This is America, land of free enterprise. And by free enterprise, we mean this is the land of business. And in American business, as the saying goes, we mean business. We take things seriously. We are often cut-throat. We focus on the bottom line. We seek profit.
We incorporate. We don’t cooperate—except in the food business.
In the food industry, the legal structure known as “a cooperative” is fairly common. And such cooperatives are influential beyond their size and number.
There are two areas where cooperatives tend to thrive in the food industry—retail and marketing, particularly where produce is concerned. Let’s look at three of the more interesting examples from those categories.
Food co-ops are grocery stores organized along nonprofit lines. They exist to serve their members. They were often created as a way to bring organic and natural foods to areas where they were hard to find.
1. The Park Slope Food Co-op
The Park Slope Food Co-op was born in 1973, just as the “yuppie” phenomenon began and people began to buy and renovate the brownstone buildings of what was then the poor neighborhood of Park Slope in Brooklyn.
(Image credit: Flickr use sharontroy)
The co-op is not the first, nor the largest, in the U.S. But it may well be the most influential. With some 15,000 active members, the co-op’s model is widely duplicated. Shopping is limited to members. And members must work at the co-op for two hours and 45 minutes per four weeks of membership.
But Park Slope’s true influence can be found in the consumer needs of its shoppers. You can make a case that Brooklyn is the birthplace of gentrification, the “foodie” culture and the local-food movement. Those three forces combined at the co-op to create a shopping experience that tends to be several years ahead of the mainstream. Two recent examples: in 2008 the co-op banned the sale of plastic water bottles and the use of plastic bags.
If you want to know what the Krogers of the world will look like in 10 years, visit the co-op. But be prepared to work for the privilege.
2. The Hanover Co-op
The Hanover Co-op is one of the last surviving institutions from the New Deal period of co-op formation.
Back when FDR was president, a number of co-ops were formed to help people find affordable food. The majority of them closed over the years. But Hanover has been going strong since 1936.
In fact, Hanover has grown.
The co-op (which allows shopping by both members and non-members) is still in Hanover, N.H., just a bit down the road from Dartmouth College. But today the co-op has outlets and cafes in Lebanon, N.H., and in White River Junction, Vt.
3. The Portland Food Co-op
The Portland Food Co-op in Maine is one of the more recent members of the co-op scene, founded in 2006.
Portland Food makes our list not for its size or history or its influence. Rather, we’re fascinated by its plans. The co-op plans to compete head-to-head with the giants of retail food shopping by opening a store downtown—near existing outlets of Whole Foods, Hannaford and Trader Joe’s.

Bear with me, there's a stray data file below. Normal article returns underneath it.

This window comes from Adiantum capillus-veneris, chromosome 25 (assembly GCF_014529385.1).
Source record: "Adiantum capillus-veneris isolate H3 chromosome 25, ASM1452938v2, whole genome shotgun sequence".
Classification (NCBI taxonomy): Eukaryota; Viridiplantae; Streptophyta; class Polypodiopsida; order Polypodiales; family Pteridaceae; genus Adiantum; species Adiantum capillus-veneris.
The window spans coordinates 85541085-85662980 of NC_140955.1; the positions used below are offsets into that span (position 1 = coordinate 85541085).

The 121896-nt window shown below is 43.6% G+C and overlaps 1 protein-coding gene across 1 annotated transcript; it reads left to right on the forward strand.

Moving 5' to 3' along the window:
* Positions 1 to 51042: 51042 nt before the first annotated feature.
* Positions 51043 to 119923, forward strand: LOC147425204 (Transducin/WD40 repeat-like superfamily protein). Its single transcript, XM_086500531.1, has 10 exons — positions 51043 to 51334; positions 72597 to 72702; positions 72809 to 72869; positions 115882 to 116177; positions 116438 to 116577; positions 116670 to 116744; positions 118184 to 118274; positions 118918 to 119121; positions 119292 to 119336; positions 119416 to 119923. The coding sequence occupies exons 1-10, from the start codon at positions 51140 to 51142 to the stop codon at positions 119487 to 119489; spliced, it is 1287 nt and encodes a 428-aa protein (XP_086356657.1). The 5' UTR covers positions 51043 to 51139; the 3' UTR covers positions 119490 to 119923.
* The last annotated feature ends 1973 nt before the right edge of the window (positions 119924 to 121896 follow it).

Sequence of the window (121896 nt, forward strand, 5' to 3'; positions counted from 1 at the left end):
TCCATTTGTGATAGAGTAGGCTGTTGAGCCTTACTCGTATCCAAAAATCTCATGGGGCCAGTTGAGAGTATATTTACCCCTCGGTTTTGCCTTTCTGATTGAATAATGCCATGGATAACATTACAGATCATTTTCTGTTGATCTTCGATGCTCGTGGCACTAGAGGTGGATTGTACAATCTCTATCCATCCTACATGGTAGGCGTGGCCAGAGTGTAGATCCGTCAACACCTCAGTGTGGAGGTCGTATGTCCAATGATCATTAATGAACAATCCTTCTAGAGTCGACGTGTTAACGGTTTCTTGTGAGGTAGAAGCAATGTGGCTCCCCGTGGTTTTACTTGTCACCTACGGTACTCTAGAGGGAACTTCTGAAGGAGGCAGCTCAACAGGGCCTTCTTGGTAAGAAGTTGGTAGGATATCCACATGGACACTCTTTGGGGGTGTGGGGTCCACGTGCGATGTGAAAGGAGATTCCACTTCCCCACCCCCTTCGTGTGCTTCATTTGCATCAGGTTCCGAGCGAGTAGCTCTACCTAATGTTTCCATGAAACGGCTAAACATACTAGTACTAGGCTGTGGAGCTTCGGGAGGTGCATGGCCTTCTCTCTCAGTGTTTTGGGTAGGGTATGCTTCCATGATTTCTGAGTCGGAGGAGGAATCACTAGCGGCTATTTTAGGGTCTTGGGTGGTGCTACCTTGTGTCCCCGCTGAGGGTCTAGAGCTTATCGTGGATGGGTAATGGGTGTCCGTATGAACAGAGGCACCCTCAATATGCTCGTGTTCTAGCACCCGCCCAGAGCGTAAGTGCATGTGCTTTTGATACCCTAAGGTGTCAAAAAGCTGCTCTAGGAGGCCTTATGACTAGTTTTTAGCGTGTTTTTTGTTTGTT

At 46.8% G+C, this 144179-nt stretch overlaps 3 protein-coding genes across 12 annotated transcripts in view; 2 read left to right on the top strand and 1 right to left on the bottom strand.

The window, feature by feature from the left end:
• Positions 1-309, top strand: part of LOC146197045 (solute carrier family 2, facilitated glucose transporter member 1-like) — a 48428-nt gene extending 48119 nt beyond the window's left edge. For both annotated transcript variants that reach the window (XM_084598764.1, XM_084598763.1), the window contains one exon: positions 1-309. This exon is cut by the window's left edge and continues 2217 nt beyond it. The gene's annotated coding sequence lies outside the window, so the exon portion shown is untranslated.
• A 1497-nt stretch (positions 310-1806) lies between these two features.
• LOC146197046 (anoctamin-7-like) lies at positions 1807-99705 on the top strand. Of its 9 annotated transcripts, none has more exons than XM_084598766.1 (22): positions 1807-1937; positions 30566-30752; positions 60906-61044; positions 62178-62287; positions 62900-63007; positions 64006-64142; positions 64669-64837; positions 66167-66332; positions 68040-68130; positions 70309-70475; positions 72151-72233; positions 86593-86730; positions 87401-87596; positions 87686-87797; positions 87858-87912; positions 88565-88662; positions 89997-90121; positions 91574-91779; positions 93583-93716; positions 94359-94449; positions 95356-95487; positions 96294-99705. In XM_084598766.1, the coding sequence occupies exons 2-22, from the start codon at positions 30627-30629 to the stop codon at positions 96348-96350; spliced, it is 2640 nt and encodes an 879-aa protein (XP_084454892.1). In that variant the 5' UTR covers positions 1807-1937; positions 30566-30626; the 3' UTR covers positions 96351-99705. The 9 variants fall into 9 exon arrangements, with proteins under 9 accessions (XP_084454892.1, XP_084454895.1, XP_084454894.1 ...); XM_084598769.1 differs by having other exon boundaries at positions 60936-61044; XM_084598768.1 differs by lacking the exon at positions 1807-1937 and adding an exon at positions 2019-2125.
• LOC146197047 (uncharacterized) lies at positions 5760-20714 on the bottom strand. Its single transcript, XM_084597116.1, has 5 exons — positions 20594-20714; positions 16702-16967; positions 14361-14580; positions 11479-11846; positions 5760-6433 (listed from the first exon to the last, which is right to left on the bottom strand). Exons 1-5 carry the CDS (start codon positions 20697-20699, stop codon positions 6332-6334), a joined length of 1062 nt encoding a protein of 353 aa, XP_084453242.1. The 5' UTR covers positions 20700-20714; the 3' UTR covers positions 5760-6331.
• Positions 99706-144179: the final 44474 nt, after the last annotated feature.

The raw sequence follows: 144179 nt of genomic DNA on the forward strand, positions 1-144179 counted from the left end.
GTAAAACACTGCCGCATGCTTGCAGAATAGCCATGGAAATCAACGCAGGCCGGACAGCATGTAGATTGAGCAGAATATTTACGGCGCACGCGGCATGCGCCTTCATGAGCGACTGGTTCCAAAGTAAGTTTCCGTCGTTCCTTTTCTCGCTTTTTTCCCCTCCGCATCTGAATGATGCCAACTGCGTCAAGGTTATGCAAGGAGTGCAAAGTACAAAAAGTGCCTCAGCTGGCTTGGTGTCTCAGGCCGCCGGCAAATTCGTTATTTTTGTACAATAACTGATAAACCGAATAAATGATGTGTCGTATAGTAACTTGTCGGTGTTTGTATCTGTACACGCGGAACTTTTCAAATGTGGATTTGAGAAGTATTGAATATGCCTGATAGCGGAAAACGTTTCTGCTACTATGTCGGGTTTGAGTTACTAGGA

Interestingly, the co-op was born after a popular, locally owned health food stores was sold to Whole Foods. The whole let’s-start-a-co-op-and-compete-with-Whole-Foods idea may not seem particularly cooperative. But we’re all for it.
This, after all, is America.
Farmers have a reputation for independence. But in numerous circumstances, they have banded together to create a unified brand under which to sell the commodities they produce.
Here are three agricultural cooperatives that have become household names.
1. Ocean Spray
Ocean Spray, founded in 1930 by three growers, is owned today by roughly 650 families of growers of cranberries and grapefruit. The co-op employs 1,200 people, runs juice-filling plants and owns the world’s largest cranberry processing plant.
(Image credit: wikia.com)
Ocean Spray makes our list for its consistent ability to innovate at a rate that bests anything in the corporate world. Consider, if you will, just these three accomplishments:
- In 1963, Ocean Spray introduced the first juice blend—Cran-Apple—forever changing how we think of juice.
- In 1983, Ocean Spray introduced the first juice box, altering the very nature of the school lunch.
- In 1993, Ocean Spray debuted Craisins, creating the first true brand for what had been a bulk aisle staple.
2. The National Grape Cooperative Association
The National Grape Cooperative Association has been around since 1952. What? You never heard of them? Perhaps you know the association’s subsidiary. It’s called Welch’s.
Whereas the co-op is nearly invisible to consumers, Welch’s is ubiquitous.
When you think of jelly, you probably think of Welch’s.
When you think of grape juice, you probably think of Welch’s.
But here’s another time you should think of Welch’s—when you think about the environment.
Way back in 1953, Welch’s altered the shape of their jelly jars so that they could be used as drinking glasses when the jelly was gone.
The result saved the world from some unimaginable amount of garbage back when no one recycled glass. And once Welch’s began to put cartoon characters on those jar/glasses, a collectibles craze began.
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